GNOME is a free and open source desktop environment that provides a graphical user interface and suite of applications for Linux-based operating systems. GNOME 42 was released this week.

Among other things, GNOME 42 brings a new global dark mode, a new screenshot experience that makes it easy to capture images or record videos, and a whole bunch of other changes.

The new Dark Style Preference allows users to configure their systems to use dark mode in all apps that support it, including system applications and most GNOME apps. Even wallpapers switch to dark mode when enabled.

Users can also choose to have specific apps open in dark or light mode regardless of the global preference settings.

GNOME 42’s new screenshot tool appears when you hit the Print Screen key on your keyboard. A pop-up gives you the option of saving a picture or recording a video that shows either everything on the screen or just a portion of the screen.

New Text Editor and Console applications are now the default apps for editing text or opening a terminal emulator. Both support features including tabs and dark mode.

The GNOME team has also updated many core applications to GTK 4 and libadwaita, which developers say brings performance improvements and a “new modern UI style.” Upgraded apps include the Calendar, Contacts, Calculator, Clocks, and GNOME Software application manager.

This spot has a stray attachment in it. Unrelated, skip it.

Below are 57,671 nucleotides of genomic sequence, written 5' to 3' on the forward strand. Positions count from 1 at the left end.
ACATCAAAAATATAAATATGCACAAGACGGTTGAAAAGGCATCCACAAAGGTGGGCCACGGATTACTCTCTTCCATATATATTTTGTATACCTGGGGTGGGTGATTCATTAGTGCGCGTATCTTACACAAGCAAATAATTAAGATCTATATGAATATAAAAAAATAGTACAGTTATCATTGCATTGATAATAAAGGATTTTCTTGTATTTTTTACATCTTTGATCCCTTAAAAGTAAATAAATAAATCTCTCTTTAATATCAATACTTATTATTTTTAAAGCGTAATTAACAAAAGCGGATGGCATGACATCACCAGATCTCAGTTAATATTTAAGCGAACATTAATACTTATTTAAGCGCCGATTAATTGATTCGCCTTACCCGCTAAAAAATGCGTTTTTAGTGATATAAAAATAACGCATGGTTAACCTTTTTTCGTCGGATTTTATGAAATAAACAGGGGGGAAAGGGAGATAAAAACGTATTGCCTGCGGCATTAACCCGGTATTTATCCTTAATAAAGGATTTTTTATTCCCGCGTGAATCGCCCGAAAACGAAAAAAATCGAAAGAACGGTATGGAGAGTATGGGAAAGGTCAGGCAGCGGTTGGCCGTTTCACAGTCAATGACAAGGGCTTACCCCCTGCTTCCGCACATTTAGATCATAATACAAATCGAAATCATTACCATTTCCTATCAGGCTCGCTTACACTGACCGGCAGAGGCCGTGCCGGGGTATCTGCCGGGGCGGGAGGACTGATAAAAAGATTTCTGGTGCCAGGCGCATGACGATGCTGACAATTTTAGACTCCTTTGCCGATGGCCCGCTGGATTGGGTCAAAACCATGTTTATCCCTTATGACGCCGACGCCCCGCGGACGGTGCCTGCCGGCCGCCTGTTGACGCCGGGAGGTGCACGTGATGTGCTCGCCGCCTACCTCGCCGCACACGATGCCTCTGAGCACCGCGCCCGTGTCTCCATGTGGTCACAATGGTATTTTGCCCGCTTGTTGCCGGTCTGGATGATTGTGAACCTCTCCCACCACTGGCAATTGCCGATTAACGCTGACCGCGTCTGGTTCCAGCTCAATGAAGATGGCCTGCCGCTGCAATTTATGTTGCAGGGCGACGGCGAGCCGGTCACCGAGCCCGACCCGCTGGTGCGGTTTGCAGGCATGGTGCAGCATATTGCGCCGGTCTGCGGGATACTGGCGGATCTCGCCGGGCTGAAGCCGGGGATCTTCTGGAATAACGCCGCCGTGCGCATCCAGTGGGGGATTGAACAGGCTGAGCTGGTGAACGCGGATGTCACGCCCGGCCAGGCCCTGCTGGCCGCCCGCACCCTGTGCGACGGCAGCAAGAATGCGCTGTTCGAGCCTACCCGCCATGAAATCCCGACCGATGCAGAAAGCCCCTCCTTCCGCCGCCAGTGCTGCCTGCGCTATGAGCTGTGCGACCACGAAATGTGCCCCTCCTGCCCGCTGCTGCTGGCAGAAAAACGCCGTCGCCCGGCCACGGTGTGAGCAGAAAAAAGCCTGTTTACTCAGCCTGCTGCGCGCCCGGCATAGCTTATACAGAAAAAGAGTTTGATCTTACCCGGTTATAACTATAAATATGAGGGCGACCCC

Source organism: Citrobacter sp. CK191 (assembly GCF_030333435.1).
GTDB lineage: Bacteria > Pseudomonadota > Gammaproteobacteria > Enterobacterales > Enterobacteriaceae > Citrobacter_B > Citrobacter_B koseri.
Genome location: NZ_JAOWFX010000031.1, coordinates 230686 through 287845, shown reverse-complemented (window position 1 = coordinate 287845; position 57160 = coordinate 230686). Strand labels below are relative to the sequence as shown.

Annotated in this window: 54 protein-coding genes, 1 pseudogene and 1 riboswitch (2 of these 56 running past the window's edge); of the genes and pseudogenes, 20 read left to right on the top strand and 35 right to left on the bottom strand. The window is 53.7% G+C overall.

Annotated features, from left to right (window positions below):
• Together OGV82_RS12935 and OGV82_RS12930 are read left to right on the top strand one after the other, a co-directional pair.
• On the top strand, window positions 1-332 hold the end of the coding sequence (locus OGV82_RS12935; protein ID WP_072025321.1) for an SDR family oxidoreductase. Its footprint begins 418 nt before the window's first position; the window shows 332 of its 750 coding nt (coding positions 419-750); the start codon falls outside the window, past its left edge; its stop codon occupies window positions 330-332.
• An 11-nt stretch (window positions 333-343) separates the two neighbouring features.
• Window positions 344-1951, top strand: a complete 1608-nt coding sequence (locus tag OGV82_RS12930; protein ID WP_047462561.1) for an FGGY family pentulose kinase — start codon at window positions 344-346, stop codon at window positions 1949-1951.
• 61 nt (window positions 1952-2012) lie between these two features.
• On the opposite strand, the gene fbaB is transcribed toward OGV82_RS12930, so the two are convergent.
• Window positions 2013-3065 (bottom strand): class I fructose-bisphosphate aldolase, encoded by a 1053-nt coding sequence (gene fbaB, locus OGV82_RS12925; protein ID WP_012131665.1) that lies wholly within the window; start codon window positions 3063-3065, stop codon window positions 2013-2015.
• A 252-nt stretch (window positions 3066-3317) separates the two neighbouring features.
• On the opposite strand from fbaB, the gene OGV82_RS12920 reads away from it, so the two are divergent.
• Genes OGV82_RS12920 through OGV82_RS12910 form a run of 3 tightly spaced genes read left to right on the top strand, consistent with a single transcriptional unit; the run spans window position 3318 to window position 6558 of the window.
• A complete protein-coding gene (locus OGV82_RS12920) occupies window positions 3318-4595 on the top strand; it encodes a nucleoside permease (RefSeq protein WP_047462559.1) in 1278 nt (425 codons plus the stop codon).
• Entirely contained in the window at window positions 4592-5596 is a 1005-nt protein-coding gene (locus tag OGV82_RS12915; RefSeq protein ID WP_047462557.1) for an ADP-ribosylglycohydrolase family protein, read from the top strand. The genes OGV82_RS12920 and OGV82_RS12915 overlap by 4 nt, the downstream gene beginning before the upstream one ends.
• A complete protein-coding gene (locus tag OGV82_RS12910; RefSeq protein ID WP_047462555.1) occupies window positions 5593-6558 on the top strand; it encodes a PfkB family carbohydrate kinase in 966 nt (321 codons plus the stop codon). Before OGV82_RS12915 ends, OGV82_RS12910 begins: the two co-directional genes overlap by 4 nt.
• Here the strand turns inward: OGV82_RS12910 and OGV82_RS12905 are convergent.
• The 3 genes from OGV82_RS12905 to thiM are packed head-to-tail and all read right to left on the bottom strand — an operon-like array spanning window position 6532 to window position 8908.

Other changes include support for the RDP protocol in the GNOME remote desktop tool, a scrollable path bar in the Files app, improvements to the Boxes virtualization app, and support for controlling media playback in the Videos app using media controls from the notification area.

You can find more details about changes in GNOME 42 in the release notes, or check out the short video below for an overview.

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  1. Gnome UI for Linux has known issues with some certain software which is not solvingwith each update and is not acknowledging by developers. For example steam and some games on it or other softwares which has problems to install. On other Linux UI’s there is no problem at all with the same I installation process as in gnome UI.

    1. I’ve been using Steam under GNOME for ten years now, on CentOS, Rocky, Fedora, and Ubuntu. I think your problems are with something else, not with GNOME.

  2. I don’t like the “Activities” feature. While Gnome 40 and 42 improved on the horrible Gnome3 activities overlay, it still gets in the way of my desktop. Also, is it even possible to minimize a window? At least it doesn’t have the lame Ubuntufied dock permanently stuck on the left side ff the screen. While Gnome 42 has some improvements, I’m sticking with Xfce for a better desktop experience.